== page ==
At the International Fresh Water Conference in Bonn, environmental groups and officials grapple with the costs of damming and expanding rivers
More than 1 million people have to be resettled for the Three Gorges Dam in China
In reducing dam and reservoir size, the United Nations hopes to capture as much drinking water as possible while re-settling as few people as possible. Klaus Töpfer, chief of the United Nations Environmental Program, said Switzerland, Germany, the Netherlands and Sweden are sponsoring the $2.5 million program.
Töpfer spoke on the second day of the five-day conference, where 2,300 participants are grappling with issues surrounding the global shortage of fresh water. Environmental officials will then use findings or proposals that result from the conference at the upcoming World Summit on Sustainable Development in Johannesburg next year.
Environmental groups held a press conference earlier in the day criticizing countries building major dams for their poor record of re-settling people in the path of construction.
“The resettlement policy is not taking into account the real problems of people,” said Ulrich Delius, whose group, Society of Indigenous People, works with indigenous populations throughout the globe.
There are more than 20 dams currently under construction, and more than 19 proposed, according to the American nonprofit group Environmental Defense. Many of those are located in Southeast Asia, where flooding is a constant problem. Of those under construction, none is greater than the 1.4 mile wide Three Gorges Dam planned to span the Yangtze river in Eastern and Central China.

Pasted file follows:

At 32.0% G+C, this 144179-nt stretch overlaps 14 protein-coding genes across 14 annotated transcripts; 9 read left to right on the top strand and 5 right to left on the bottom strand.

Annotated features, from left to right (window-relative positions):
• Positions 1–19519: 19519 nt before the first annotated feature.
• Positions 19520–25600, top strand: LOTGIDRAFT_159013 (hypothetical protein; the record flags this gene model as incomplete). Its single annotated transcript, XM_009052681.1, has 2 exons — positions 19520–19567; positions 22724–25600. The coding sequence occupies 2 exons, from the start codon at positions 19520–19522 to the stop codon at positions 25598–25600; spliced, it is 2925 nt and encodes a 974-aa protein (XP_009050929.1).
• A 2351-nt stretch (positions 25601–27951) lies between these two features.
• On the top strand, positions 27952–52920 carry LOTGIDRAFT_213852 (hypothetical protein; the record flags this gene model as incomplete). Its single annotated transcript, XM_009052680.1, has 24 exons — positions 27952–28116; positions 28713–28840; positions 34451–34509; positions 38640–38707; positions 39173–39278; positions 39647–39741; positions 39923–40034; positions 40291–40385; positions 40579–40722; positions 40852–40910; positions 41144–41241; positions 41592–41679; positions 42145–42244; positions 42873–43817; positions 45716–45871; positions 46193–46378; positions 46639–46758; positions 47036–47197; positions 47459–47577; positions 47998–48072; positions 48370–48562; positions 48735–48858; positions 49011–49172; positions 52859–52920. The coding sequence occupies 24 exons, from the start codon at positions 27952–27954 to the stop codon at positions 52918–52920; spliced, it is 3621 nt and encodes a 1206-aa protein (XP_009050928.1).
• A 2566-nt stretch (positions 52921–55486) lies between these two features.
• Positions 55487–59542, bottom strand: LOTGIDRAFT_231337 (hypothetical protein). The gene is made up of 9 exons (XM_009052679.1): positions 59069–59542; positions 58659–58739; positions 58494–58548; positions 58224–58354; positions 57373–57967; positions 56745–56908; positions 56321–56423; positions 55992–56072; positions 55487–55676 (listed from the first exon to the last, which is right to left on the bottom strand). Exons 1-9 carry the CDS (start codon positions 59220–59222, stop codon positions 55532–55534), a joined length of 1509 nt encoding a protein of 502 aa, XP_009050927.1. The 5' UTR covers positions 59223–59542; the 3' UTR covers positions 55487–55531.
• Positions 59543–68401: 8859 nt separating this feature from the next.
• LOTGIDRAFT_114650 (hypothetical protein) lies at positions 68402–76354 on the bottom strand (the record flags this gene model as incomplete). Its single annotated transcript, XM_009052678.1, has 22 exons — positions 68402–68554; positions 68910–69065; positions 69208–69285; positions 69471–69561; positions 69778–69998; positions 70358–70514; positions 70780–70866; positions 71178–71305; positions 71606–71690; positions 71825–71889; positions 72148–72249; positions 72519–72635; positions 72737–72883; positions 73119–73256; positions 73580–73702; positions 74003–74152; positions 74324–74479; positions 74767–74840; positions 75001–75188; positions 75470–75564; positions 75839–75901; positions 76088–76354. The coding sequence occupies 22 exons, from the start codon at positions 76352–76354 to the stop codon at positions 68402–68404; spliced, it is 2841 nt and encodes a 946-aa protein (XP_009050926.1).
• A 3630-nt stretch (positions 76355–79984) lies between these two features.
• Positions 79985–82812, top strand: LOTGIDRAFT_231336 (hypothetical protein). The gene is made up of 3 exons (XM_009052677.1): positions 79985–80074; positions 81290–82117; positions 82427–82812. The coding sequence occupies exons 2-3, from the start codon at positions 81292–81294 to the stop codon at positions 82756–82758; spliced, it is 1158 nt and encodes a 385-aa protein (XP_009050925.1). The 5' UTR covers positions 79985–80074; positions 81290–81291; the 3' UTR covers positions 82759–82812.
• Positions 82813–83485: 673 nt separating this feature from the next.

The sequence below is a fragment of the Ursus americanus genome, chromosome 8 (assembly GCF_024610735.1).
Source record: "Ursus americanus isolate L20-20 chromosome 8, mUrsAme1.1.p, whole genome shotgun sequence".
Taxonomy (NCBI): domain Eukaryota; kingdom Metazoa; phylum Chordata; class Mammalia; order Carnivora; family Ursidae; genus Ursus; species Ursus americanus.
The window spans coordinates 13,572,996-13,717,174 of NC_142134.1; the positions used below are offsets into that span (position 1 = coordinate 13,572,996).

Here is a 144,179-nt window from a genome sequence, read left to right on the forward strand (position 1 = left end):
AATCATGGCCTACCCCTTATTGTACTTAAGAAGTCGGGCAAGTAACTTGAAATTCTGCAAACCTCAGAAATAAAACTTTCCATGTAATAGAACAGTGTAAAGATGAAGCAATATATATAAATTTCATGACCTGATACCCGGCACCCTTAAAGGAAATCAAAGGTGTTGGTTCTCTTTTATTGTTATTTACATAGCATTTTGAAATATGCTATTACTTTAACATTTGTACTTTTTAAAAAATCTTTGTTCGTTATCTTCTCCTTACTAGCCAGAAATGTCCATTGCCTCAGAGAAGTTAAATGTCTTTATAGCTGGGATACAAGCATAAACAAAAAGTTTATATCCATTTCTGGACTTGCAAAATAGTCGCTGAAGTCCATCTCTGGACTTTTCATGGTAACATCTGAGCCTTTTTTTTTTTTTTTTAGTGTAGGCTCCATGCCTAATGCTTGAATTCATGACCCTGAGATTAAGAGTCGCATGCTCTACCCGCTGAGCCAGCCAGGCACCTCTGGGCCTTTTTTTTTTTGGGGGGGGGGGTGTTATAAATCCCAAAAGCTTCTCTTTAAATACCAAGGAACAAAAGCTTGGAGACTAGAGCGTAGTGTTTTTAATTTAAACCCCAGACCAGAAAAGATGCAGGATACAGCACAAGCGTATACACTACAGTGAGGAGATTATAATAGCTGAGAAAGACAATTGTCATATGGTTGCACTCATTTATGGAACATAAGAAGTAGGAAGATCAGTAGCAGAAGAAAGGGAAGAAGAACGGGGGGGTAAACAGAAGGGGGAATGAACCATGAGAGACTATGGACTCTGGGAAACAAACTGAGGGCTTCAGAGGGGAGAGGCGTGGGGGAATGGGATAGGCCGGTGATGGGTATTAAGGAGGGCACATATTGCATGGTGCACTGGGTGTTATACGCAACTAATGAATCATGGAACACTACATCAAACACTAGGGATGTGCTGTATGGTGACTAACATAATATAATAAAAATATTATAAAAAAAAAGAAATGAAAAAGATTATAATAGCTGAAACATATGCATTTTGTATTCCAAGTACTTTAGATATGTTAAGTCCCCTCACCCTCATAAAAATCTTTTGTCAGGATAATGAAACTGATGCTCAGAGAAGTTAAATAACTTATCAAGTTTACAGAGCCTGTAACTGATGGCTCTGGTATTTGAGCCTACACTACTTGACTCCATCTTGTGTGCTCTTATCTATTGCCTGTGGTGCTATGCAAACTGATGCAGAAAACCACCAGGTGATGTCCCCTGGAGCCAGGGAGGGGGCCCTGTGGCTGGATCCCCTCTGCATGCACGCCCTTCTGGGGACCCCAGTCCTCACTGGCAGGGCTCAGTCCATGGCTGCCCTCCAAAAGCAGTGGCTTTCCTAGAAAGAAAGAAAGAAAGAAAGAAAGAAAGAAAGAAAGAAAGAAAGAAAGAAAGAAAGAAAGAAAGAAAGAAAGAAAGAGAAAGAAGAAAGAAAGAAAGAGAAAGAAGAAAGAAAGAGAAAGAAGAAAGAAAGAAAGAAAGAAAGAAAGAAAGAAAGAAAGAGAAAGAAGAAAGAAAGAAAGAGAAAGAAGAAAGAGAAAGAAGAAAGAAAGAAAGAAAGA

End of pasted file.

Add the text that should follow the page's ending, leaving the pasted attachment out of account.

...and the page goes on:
The project, in which four German companies, including Siemens, are taking part, has been a favorite target of environmental groups since construction began in 1994. More than 1 million people have to be resettled by the time the dam is completed in 2009, a number environmentalists say the Chinese government will never reach.
Environmental groups also turned their focus inland, attacking plans in Germany to expand the Danube, Elbe and Havel rivers in Germany.“Those who want the three rivers to serve as highway for monster ships will not only destroy the last river wilderness they will manufacture financial ruin,” said Helmut Röscheisen, the general secretary of the German Association for Environmental Protection.